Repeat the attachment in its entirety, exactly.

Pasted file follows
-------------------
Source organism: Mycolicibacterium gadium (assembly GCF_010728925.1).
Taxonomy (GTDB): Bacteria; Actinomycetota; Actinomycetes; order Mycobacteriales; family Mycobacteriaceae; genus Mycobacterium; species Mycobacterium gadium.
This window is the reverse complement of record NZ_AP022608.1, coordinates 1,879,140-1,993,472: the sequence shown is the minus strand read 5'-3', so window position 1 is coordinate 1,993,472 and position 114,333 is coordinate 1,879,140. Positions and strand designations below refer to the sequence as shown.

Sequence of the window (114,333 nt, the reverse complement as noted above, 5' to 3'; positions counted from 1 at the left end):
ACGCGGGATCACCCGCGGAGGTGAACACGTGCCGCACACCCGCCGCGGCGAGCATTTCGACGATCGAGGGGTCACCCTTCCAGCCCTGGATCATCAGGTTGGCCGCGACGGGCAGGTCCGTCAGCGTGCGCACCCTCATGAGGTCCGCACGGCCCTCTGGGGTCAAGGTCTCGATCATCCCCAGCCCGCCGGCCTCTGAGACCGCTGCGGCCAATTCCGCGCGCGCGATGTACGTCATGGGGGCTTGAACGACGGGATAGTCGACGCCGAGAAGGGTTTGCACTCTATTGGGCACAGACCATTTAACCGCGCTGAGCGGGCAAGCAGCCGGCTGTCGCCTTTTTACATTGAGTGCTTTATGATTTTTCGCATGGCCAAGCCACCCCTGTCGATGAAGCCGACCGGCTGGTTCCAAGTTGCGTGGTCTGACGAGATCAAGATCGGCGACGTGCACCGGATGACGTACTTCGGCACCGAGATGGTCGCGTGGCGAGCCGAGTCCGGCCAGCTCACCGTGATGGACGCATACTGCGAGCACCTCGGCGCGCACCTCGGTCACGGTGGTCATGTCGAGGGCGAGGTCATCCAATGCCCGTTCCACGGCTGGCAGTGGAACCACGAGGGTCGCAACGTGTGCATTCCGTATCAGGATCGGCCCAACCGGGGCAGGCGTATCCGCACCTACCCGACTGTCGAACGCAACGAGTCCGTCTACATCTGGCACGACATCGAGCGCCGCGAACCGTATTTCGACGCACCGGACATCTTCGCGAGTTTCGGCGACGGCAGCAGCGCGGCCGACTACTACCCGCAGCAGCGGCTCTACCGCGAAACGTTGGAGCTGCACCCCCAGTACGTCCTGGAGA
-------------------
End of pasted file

Source organism: Mycolicibacterium gadium (assembly GCF_010728925.1).
Taxonomy (GTDB): Bacteria; Actinomycetota; Actinomycetes; order Mycobacteriales; family Mycobacteriaceae; genus Mycobacterium; species Mycobacterium gadium.
This window is the reverse complement of record NZ_AP022608.1, coordinates 1,879,140-1,993,472: the sequence shown is the minus strand read 5'-3', so window position 1 is coordinate 1,993,472 and position 114,333 is coordinate 1,879,140. Positions and strand designations below refer to the sequence as shown.

Sequence of the window (114,333 nt, the reverse complement as noted above, 5' to 3'; positions counted from 1 at the left end):
ACGCGGGATCACCCGCGGAGGTGAACACGTGCCGCACACCCGCCGCGGCGAGCATTTCGACGATCGAGGGGTCACCCTTCCAGCCCTGGATCATCAGGTTGGCCGCGACGGGCAGGTCCGTCAGCGTGCGCACCCTCATGAGGTCCGCACGGCCCTCTGGGGTCAAGGTCTCGATCATCCCCAGCCCGCCGGCCTCTGAGACCGCTGCGGCCAATTCCGCGCGCGCGATGTACGTCATGGGGGCTTGAACGACGGGATAGTCGACGCCGAGAAGGGTTTGCACTCTATTGGGCACAGACCATTTAACCGCGCTGAGCGGGCAAGCAGCCGGCTGTCGCCTTTTTACATTGAGTGCTTTATGATTTTTCGCATGGCCAAGCCACCCCTGTCGATGAAGCCGACCGGCTGGTTCCAAGTTGCGTGGTCTGACGAGATCAAGATCGGCGACGTGCACCGGATGACGTACTTCGGCACCGAGATGGTCGCGTGGCGAGCCGAGTCCGGCCAGCTCACCGTGATGGACGCATACTGCGAGCACCTCGGCGCGCACCTCGGTCACGGTGGTCATGTCGAGGGCGAGGTCATCCAATGCCCGTTCCACGGCTGGCAGTGGAACCACGAGGGTCGCAACGTGTGCATTCCGTATCAGGATCGGCCCAACCGGGGCAGGCGTATCCGCACCTACCCGACTGTCGAACGCAACGAGTCCGTCTACATCTGGCACGACATCGAGCGCCGCGAACCGTATTTCGACGCACCGGACATCTTCGCGAGTTTCGGCGACGGCAGCAGCGCGGCCGACTACTACCCGCAGCAGCGGCTCTACCGCGAAACGTTGGAGCTGCACCCCCAGTACGTCCTGGAGA